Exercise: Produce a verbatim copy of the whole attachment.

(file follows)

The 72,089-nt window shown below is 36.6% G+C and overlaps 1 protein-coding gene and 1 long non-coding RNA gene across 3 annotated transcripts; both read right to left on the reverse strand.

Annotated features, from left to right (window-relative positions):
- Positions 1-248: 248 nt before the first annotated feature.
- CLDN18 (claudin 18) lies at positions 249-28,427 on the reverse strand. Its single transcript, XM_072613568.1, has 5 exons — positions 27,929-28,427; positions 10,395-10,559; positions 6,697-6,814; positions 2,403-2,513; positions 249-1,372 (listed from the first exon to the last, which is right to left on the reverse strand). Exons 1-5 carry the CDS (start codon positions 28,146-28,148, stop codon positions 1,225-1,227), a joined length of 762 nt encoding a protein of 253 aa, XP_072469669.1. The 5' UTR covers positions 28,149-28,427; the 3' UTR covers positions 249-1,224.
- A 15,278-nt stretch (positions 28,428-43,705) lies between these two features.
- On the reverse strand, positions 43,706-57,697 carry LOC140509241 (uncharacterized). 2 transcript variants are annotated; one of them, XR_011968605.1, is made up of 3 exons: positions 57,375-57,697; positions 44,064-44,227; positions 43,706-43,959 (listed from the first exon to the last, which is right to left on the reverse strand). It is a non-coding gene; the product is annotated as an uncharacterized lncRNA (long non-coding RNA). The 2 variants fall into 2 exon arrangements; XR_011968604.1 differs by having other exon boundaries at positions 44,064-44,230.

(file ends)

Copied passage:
The 72,089-nt window shown below is 36.6% G+C and overlaps 1 protein-coding gene and 1 long non-coding RNA gene across 3 annotated transcripts; both read right to left on the reverse strand.

Annotated features, from left to right (window-relative positions):
- Positions 1-248: 248 nt before the first annotated feature.
- CLDN18 (claudin 18) lies at positions 249-28,427 on the reverse strand. Its single transcript, XM_072613568.1, has 5 exons — positions 27,929-28,427; positions 10,395-10,559; positions 6,697-6,814; positions 2,403-2,513; positions 249-1,372 (listed from the first exon to the last, which is right to left on the reverse strand). Exons 1-5 carry the CDS (start codon positions 28,146-28,148, stop codon positions 1,225-1,227), a joined length of 762 nt encoding a protein of 253 aa, XP_072469669.1. The 5' UTR covers positions 28,149-28,427; the 3' UTR covers positions 249-1,224.
- A 15,278-nt stretch (positions 28,428-43,705) lies between these two features.
- On the reverse strand, positions 43,706-57,697 carry LOC140509241 (uncharacterized). 2 transcript variants are annotated; one of them, XR_011968605.1, is made up of 3 exons: positions 57,375-57,697; positions 44,064-44,227; positions 43,706-43,959 (listed from the first exon to the last, which is right to left on the reverse strand). It is a non-coding gene; the product is annotated as an uncharacterized lncRNA (long non-coding RNA). The 2 variants fall into 2 exon arrangements; XR_011968604.1 differs by having other exon boundaries at positions 44,064-44,230.